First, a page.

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Fitness Testing...

Today, we had our biannual fitness testing.
Conveniently, I have a broken wing so I get to miss the beep test, box jump, and other strenuous activities to take pictures of sweaty skiers.

Turbo and the Silver Fox testing beeps.

Raine jumping boxes.


Happy Earth Day!

I think that the concept of Earth Day is kind of odd. I love my planet and it's good that there are people who care about our planet, but we should be trying to be more sustainable everyday instead of just one day a year. Although, I suppose if one person changes they way they live to be more conscious about their impact on the earth, then Earth Day is completely worth it.
Everyday is Earth Day!


Hemp! Hemp! Read All About It!

Hemp is a very misunderstood plant. When people hear the word hemp or Cannabis they think of a dangerous gateway drug. In fact the Cannabis Sativa plant (hemp) is extremely diverse and useful. It can be used to make clothing, paper, food, gas/oil, and plastic. Hemp made products are generally superior and more environmentally friendly to produce and use than products made from conventional materials. Hemp grows well in a multitude of climates and can be grown with little extra water, and no pesticides or herbicides.

Cannabis Sativa subspecies Sativa (hemp) can be cultivated to have very low levels of Tetrahydrocannabinol (also known as THC, the active chemical in Cannabis used as a drug) and was used in Europe for thousands of years for textiles, paper, and rope without being used as a drug. Since hemp is literally a weed, it grows well in many different climates all over the world making it a very sustainable resource. This plant can be used in many ways such as paper making, canvas, knit fabric, any plastics, dynamite, nutritional food, rope, fiber board, medicine, bio fuels, oil based paints, and lighting oil.

Currently, 50% of the world’s pesticides and herbicides are sprayed on cotton crops, which are used to make many fabrics and textiles. Hemp needs no herbicides or pesticides and grows well in a wide variety of conditions in many climates. Knit hemp fabric is more water absorbent, warmer, and softer than cotton fabric. Hemp can be woven into canvas and linens. Hemp canvas is perfect for oil paintings, which can withstand mildew, heat, insects and light. Most Van Gogh, Gainsborough and Rembrandt paintings are on hemp canvas. Hemp linens are indistinguishable from flax linens (in 1938, it was estimated that 50% of all linens were made of hemp). Throughout history, hemp was predominantly used for twine, rope and all other cordage. Hemp fiber has 3 times the strength of cotton and is the longest lasting, most durable soft fiber in the world making a superior fiber in all aspects.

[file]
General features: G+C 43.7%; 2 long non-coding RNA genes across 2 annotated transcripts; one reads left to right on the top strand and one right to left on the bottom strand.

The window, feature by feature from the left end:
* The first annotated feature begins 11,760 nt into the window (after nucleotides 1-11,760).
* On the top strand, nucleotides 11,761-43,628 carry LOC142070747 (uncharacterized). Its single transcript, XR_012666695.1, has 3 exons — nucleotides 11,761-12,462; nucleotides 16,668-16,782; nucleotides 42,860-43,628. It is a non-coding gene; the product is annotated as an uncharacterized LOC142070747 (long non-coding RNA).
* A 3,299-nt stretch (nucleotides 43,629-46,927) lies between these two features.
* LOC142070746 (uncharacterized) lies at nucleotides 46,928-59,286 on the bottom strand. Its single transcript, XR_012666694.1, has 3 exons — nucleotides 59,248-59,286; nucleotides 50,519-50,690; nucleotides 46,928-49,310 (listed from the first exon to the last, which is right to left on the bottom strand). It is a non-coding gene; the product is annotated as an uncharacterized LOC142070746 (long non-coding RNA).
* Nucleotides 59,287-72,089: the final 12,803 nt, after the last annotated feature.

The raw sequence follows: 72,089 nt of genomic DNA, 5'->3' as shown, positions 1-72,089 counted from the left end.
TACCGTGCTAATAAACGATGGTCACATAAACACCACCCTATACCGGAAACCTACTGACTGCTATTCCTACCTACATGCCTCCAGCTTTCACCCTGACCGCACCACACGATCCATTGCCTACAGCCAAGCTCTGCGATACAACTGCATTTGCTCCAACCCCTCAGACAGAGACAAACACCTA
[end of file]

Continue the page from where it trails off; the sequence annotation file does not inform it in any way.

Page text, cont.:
Our current production of wood pulp paper is far from sustainable. We cannot keep cutting down trees and pumping harmful chemicals into our air and waterways. Hemp paper requires just hydrogen peroxide, which is almost completely harmless. Hemp paper can be recycled 8 times, whereas pulp paper can only be recycled 3 times. Hemp paper, like hemp textiles, is much more durable compared to the alternatives. It doesn’t yellow with age and resists decomposition. An acre of hemp produces 4 times as much fiber for paper than an acre of trees, which take a very long time to grow after being chopped down. Not to mention the various environmental effects of logging. Hemp on the other hand helps replenish oxygen by using carbon dioxide and leaves soil very fertile and free of weeds for the next crop.

Another problem that the world is slowly facing is the depletion of fossil fuels, most of which can be replaced by hemp biomass. Since biomass can be converted into methane, methanol or gasoline, we can run anything that currently runs on fossil fuels on hemp biodiesels or converted biomass. This would have a huge positive impact on the environment because biomass fuels don’t contain any sulfur and the carbon dioxide released is turned back into oxygen by the next crop of hemp plants. Currently, we use coal tar to synthetically make the polymers for all plastics. Since cellulose is a biodegradable, organic polymer and hemp is about 77% cellulose, all plastics could be replaced with a non-toxic, biodegradable cellulose plastic made from hemp.